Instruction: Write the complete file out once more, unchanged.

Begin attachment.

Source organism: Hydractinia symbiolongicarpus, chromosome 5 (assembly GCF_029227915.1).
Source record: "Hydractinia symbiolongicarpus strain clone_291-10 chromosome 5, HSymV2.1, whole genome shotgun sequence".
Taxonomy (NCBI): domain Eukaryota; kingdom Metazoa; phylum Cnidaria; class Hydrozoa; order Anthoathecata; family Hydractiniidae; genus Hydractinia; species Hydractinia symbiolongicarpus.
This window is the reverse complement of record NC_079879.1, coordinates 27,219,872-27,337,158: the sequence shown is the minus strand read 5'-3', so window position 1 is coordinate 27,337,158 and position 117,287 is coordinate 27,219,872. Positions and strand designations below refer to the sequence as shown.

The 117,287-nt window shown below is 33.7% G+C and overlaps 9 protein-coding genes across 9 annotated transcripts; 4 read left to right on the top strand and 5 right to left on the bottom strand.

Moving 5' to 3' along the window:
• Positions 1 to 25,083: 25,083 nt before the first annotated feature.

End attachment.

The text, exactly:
Source organism: Hydractinia symbiolongicarpus, chromosome 5 (assembly GCF_029227915.1).
Source record: "Hydractinia symbiolongicarpus strain clone_291-10 chromosome 5, HSymV2.1, whole genome shotgun sequence".
Taxonomy (NCBI): domain Eukaryota; kingdom Metazoa; phylum Cnidaria; class Hydrozoa; order Anthoathecata; family Hydractiniidae; genus Hydractinia; species Hydractinia symbiolongicarpus.
This window is the reverse complement of record NC_079879.1, coordinates 27,219,872-27,337,158: the sequence shown is the minus strand read 5'-3', so window position 1 is coordinate 27,337,158 and position 117,287 is coordinate 27,219,872. Positions and strand designations below refer to the sequence as shown.

The 117,287-nt window shown below is 33.7% G+C and overlaps 9 protein-coding genes across 9 annotated transcripts; 4 read left to right on the top strand and 5 right to left on the bottom strand.

Moving 5' to 3' along the window:
• Positions 1 to 25,083: 25,083 nt before the first annotated feature.